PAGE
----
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How to save water in your home

A typical rain water collection system

Do you still use clean, drinking water to water your garden and wash your car? I can’t face the thought of using clean water for these things so have been checking out various options to see which make the most sense for my house. I’ve found a wide range of options suiting all pockets and requirements. Read on for a quick summary.

Water tanks collecting rain water from gutters

  1. The bells and whistles rainwater collection tank

The most elaborate and most expensive setup involves connecting all your rooftop gutters to one single point to feed a large tank, normally about 5000lt. It often involves a pump connected to an irrigation system, and is most suitable for large gardens that require a lot of water.   I find these large tanks quite an eyesore, but you can always bury them, or wrap with chicken mesh and grow some creepers around it.  You could also install automated float systems that  top your tank up with municipal water when needed. The cost depends on the number of downpipes connected, but normally adds up to about R10 000. Burying the tank will obviously cost more.

2. A simple gutter collection system

If option 1 is a little extreme for you, the simplest thing is to place a small tank at the base of one gutter, preferably one that discharges the largest volume of water. An easy way to test which gutter collects the most rainwater  is to put similar size containers under each gutter when it’s raining and see which one fills up first. The nice thing about this is that the “tank” can be anything, from a wheelie bin to an old geyser.  This option is great if you have a little herb or veggie garden, since you don’t need that much water and can simply scoop from the tank when required.  Just bare in mind you need to make sure it’s a container that is properly sealed to prevent algae and mosquitoes settling in. Also, no pump is needed, so no electricity use! I did a search and found a functional 500lt tank with a tap for about R1 000.

Rain water being piped directly into the pool

3. Pumping via the storm water outlet

The final feasible option I’ve found is to collect water at your house’s storm water outlet and pump this into a tank from there. This option is the most unusual of the lot but quite innovative. You have a much larger surface area to collect water from than just your roof but then of course potential for contamination is higher. Unlike the other two options, this one might be a little more difficult to install and maintain, but you manage to collect a lot more water. Obviously filters are available, and recommended if you are collecting from a particularly dirty collection area, or if you are watering plants you plan on eating. The cost depends very much on each particular house, but it is somewhere between the previous two options (R1 000 and R10 000).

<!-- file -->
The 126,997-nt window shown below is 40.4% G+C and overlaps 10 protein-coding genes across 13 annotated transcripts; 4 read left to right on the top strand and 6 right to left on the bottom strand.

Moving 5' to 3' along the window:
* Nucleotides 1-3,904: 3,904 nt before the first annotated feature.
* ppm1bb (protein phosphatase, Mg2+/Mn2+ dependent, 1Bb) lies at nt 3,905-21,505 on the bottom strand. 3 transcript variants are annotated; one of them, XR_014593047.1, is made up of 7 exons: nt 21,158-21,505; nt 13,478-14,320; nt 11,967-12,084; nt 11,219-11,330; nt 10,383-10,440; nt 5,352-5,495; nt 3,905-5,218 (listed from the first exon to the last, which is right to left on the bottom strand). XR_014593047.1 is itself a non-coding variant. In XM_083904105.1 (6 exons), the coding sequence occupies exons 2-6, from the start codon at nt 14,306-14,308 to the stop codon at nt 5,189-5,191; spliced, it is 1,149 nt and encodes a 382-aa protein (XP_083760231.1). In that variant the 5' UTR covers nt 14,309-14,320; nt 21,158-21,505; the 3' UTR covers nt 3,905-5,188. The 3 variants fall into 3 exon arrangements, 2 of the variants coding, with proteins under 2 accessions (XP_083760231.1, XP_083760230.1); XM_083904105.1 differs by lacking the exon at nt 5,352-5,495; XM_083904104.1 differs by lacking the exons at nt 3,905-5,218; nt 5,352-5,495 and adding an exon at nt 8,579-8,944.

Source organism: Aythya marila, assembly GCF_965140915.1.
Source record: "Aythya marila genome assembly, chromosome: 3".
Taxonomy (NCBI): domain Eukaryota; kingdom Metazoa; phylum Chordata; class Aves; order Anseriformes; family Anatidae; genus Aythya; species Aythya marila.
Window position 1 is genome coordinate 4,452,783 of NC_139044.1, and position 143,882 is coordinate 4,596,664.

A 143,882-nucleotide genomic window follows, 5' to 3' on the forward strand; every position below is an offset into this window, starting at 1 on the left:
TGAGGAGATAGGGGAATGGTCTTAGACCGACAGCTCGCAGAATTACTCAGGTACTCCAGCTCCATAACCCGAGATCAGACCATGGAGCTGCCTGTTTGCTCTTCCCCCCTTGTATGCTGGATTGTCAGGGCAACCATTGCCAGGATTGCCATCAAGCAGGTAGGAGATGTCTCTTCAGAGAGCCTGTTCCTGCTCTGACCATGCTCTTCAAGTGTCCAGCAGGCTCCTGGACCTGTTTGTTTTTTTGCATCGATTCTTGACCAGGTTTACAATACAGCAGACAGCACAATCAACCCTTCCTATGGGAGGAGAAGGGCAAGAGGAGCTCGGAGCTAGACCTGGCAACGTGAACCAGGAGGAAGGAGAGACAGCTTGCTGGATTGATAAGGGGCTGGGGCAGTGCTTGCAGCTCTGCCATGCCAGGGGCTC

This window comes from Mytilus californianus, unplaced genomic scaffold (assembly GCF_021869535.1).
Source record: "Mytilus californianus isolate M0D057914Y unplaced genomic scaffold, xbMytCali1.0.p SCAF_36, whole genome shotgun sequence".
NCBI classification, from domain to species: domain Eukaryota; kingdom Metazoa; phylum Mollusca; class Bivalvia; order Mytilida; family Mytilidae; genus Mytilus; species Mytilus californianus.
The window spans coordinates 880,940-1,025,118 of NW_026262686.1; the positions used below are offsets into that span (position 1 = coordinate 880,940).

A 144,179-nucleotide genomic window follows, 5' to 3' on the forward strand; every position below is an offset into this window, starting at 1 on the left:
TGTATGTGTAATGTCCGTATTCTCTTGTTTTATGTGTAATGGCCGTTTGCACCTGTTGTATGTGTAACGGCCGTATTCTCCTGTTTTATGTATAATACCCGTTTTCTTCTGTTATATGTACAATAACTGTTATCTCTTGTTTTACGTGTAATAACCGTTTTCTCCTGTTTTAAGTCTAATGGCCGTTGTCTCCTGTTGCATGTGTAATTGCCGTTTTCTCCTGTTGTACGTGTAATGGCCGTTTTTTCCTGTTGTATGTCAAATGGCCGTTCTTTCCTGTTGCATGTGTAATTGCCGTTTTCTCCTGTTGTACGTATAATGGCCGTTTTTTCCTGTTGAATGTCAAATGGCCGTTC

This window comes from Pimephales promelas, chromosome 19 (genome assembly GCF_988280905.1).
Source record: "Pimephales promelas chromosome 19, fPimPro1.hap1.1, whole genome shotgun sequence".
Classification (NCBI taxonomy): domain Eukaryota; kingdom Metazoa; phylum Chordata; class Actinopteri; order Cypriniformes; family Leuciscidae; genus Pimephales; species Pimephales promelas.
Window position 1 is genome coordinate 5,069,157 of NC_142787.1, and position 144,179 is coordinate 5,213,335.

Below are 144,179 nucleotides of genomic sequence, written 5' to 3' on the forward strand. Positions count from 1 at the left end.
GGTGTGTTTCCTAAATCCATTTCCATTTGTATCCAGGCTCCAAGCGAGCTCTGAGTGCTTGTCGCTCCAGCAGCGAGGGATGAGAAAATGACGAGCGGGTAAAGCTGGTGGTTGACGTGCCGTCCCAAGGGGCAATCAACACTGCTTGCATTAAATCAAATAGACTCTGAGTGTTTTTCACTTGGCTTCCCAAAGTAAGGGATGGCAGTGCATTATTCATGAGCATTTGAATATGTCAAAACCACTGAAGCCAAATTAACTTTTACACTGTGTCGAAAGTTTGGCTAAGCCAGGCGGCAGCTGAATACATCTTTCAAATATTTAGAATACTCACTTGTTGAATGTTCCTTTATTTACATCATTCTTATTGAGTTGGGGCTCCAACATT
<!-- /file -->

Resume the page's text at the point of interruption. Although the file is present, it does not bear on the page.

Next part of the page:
4. Reusing your household water

There are many ways to reuse the water you use in your kitchen and bathroom – this water is known as grey water. You can install a grey water system which collects household water in a tank and pumps it into your garden. A simpler, less expensive way is to keep a bucket in the shower to catch the water while you wait for it to heat up – you can use this water in your garden, or to flush the toilet. Keep a tub in the sink to catch water used for washing vegetables to water your pot plants. Use a bucket to scoop out your bathwater and use it in the garden.

I urge you to considerer creating at least a small rain water collection system at your house. Using clean drinking water to water your grass, wash your car and fill your pool is a little silly I think, and a habit we should all try break. Need I even mention how much coal based electricity is going in to treating and distributing this water?  Rainwater is clean and free, use it!

For more ideas on how to make savings at home try using Project 90’s household toolkit or their toolkit booklet on water. For water savings at work – try out their office toolkit

Image courtesy of http://guwahatilife.blogspot.com/2011/09/rainwater-harvesting-in-guwahati-city.html. Photos taken at the home of Anthony Keen, who we blogged about last week.

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2 responses to “How to save water in your home

  1. Pingback: World Water Day – how can I make a difference? |

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    and would really like to have you share some stories/information.
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